In August I spent most of my time reading women in translation, trying to rely on books that I already had. I grouped some of them together for reviewing purposes (lack of time or because I thought they were made for each other), but here they are in the order I read them.

Kati Hiekkapelto: The Defenceless and an interview with the author here

Valeria Luiselli: Faces in the Crowd

Therese Bohmann: Drowned

Virginie Despentes: Apocalypse Baby

Karin Fossum: The Drowned Boy

Alice Quinn: Queen of the Trailer Park

Judith Schalansky: The Neck of the Giraffe

Adina Rosetti: Ten Times on the Lips

Renate Dorrestein: The Darkness that Divides Us

Gøhril Gabrielsen: The Looking-Glass Sisters

Tove Janssen: The True Deceiver (and other assorted Moomin books) – to catch up on later

Rodica Ojog-Braşoveanu: The Man at the End of the Line (to be reviewed)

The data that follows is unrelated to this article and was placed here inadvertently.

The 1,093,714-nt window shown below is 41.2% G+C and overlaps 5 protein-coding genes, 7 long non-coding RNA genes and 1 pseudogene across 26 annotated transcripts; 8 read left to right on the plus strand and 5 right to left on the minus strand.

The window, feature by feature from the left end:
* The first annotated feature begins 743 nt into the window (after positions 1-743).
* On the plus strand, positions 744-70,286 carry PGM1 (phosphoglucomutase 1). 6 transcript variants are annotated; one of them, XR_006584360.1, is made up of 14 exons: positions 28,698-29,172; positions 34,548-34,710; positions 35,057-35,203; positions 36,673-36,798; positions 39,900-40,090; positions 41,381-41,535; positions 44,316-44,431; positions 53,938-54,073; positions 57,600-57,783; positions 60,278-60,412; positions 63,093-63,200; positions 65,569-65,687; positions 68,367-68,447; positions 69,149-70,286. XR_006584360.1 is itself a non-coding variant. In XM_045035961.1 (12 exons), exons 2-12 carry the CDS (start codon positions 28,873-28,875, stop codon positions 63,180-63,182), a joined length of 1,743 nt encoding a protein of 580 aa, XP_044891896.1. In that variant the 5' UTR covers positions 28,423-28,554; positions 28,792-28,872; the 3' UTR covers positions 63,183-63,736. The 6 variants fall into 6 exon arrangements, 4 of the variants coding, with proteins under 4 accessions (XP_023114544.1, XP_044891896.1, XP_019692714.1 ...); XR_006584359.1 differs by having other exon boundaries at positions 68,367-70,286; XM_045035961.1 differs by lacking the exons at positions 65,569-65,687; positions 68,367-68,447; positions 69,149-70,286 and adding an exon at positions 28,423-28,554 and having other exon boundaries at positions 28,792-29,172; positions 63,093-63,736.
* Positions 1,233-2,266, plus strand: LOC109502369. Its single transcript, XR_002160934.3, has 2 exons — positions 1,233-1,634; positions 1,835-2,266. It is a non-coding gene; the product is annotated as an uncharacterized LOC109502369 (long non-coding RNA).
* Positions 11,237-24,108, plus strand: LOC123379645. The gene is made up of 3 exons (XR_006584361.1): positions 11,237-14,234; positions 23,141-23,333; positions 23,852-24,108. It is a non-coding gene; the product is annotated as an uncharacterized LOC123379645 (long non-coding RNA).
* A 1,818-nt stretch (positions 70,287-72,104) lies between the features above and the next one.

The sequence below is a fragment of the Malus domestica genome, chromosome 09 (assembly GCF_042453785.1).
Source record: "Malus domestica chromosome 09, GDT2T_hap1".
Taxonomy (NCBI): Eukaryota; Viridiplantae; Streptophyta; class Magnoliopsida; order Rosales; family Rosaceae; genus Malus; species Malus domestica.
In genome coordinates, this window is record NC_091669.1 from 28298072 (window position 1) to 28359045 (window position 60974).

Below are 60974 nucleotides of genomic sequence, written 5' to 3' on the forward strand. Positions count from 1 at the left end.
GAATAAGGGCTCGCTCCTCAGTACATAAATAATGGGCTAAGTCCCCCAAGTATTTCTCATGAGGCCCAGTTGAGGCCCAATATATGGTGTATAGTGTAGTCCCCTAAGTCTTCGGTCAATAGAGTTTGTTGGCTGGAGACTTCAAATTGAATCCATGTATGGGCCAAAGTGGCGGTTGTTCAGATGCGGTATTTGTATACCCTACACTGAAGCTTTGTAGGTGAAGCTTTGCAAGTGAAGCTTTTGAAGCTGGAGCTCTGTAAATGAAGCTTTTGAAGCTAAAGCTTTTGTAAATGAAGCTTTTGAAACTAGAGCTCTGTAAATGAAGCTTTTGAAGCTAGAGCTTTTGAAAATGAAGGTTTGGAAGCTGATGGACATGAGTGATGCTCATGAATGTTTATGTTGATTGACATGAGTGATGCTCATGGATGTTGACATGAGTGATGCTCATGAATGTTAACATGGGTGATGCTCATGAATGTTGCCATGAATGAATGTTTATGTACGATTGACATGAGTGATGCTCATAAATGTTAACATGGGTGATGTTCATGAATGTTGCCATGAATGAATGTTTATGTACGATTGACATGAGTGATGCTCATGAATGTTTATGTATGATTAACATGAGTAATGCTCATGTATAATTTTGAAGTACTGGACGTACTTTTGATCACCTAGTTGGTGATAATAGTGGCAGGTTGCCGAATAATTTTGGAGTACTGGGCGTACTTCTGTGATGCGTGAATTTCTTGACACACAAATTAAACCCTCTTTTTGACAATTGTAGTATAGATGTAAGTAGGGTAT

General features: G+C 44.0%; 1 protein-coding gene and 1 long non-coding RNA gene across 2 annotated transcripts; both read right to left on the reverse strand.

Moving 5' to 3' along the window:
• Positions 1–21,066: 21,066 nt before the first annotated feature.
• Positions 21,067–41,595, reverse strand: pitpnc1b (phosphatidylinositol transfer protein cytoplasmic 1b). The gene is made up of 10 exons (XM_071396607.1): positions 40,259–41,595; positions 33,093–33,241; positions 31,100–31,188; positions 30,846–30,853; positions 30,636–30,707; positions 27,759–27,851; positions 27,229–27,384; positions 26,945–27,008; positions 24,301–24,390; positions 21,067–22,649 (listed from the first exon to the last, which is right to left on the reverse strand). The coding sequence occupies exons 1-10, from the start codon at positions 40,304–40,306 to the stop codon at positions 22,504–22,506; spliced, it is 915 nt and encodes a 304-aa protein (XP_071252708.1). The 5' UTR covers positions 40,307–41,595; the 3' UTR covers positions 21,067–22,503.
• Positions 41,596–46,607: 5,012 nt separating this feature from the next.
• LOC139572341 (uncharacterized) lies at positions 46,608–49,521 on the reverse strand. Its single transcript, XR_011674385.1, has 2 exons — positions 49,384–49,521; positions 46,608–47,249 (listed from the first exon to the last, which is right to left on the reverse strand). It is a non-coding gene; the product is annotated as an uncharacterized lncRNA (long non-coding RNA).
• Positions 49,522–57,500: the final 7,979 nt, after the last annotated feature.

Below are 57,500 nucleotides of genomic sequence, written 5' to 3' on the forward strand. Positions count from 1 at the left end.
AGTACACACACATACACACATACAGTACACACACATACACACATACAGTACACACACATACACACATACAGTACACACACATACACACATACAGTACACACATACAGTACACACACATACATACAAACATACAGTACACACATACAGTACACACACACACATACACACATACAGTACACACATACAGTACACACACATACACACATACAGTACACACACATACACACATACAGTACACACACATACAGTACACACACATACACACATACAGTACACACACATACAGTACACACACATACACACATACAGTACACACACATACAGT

Veronika Peters: Was in zwei Koffer passt (All that Fits in 2 Suitcases)


Other Women Writers

Following the WIT reading, I was in the mood to read more women authors in English as well. Some of them were for CFL reviews, but many were just escapism.

Lucy Atkins: The Other Child

Sophie Hannah: A Game for All the Family

Sarah Ward: In Bitter Chill

Rosamond Lehmann: The Echoing Grove

Anya Lipska: A Devil Under the Skin

Susan M. Tiberghien: Footsteps

Jenny Lawson: Furiously Happy


And Other Reads:

Review copy: Sebastian Fitzek: The Child

Library book: Emmanuel Carrere: The Adversary

Rereading: F. Scott Fitzgerald: Tender Is the Night



24 books, 15 in or from other languages, 9 in English, 8 crime fiction.

My best proportion of translated fiction ever, so the WIT initiative clearly works well even for those of us who believe we read a lot of women writers and a lot of translated fiction. I made many wonderful discoveries, and feel I have learnt something from each book, even though I may not have loved them all.